St. Margaret of Scotland (1045-1093), wife of the Scottish king Malcolm III, introduced important religious reforms into Scotland and was a civilizing agent in the social life of that country.
Information about the early life of Margaret is based on tradition; for her later years there is a dependable Life of St. Margaret, written by her confessor, Turgot. After some years spent in exile in Hungary, Margaret and her family returned to their homeland, England, in 1057. With the seizure of the English crown by William the Conqueror in 1066, Margaret's brother, Edgar Atheling, was clearly unable to realize his own claim to kingship, and soon the family was forced to flee the land. They sailed for the Continent, but contrary winds carried them to Scotland, where Malcolm offered first hospitality and then a marriage that in time produced eight children. Of the six sons, three became kings of Scotland, and one daughter, Maud, was married to Henry I of England. That none of her sons was given a traditional Scottish name is evidence of Margaret's influence.
Margaret set about to reshape the religious life and social patterns of Scotland. In public religion Margaret concerned herself with practices rather than with doctrine or administration. Because certain Scottish religious customs differed from the usages of Rome and England, she caused a council to meet to deal with five points: the establishment of the initial date of Lent, the reception of Communion by the clergy at Easter, the mode of observance of the Sabbath, the manner of celebration of the Mass, and the legality of marriage between a man and his stepmother or the widow of his brother. Through persuasion and persistence Margaret caused the Scottish traditions to be abandoned, and the cultural isolation of Scotland was ended. In her private life Margaret won fame and affection for her piety, humility, and generosity to the poor.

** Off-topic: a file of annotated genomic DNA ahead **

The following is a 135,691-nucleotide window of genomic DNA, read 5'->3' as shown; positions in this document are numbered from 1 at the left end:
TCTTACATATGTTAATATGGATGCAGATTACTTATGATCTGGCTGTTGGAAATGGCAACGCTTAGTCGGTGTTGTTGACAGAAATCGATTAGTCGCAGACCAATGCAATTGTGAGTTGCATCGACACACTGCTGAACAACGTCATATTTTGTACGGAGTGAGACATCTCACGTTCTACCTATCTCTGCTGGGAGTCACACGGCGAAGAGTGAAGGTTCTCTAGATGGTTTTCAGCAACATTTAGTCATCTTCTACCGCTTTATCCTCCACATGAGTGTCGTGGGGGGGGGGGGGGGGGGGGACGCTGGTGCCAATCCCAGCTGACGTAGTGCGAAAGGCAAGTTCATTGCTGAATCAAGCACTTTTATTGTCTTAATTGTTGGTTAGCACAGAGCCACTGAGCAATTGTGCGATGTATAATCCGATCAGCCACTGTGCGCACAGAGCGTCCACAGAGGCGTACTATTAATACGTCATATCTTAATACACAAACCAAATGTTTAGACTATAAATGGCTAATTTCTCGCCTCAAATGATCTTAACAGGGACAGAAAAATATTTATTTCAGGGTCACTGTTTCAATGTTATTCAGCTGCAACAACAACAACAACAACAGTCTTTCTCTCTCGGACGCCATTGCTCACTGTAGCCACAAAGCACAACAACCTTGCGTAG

Margaret reformed the manners of the Scottish court and further diversified the cultural life of the land. Under her leadership, ceremonies were made more elaborate; tapestries were hung on the walls; gold and silver dishes came into use; and court costumes were marked by the appearance of fur, velvet, and jewelry.
Only 3 days after her husband was killed in battle, Margaret died. So widely beloved was she that the people of Scotland immediately hailed her as a true saint. Her official canonization, however, did not come until 1250.
A recent scholarly appraisal of Margaret's place in Scottish history is in William Croft Dickinson, A New History of Scotland, vol. 1: Scotland from the Earliest Times to 1603 (1961; rev. ed. 1965). Janet R. Glover, The Story of Scotland (1960), gives an adequate summary of Margaret's career within a straightforward narrative history of Scotland. T. Ratcliffe Barnett, Margaret of Scotland, Queen and Saint (1926), is chiefly concerned with the religious character and work of Margaret. Jane Oliver, Sing, Morning Star (1956), is a fictionalized biography that is informative, colorful, and pleasing to read.
Wilson, Alan, J., St Margaret, Queen of Scotland, Edinburgh: J. Donald, 1993.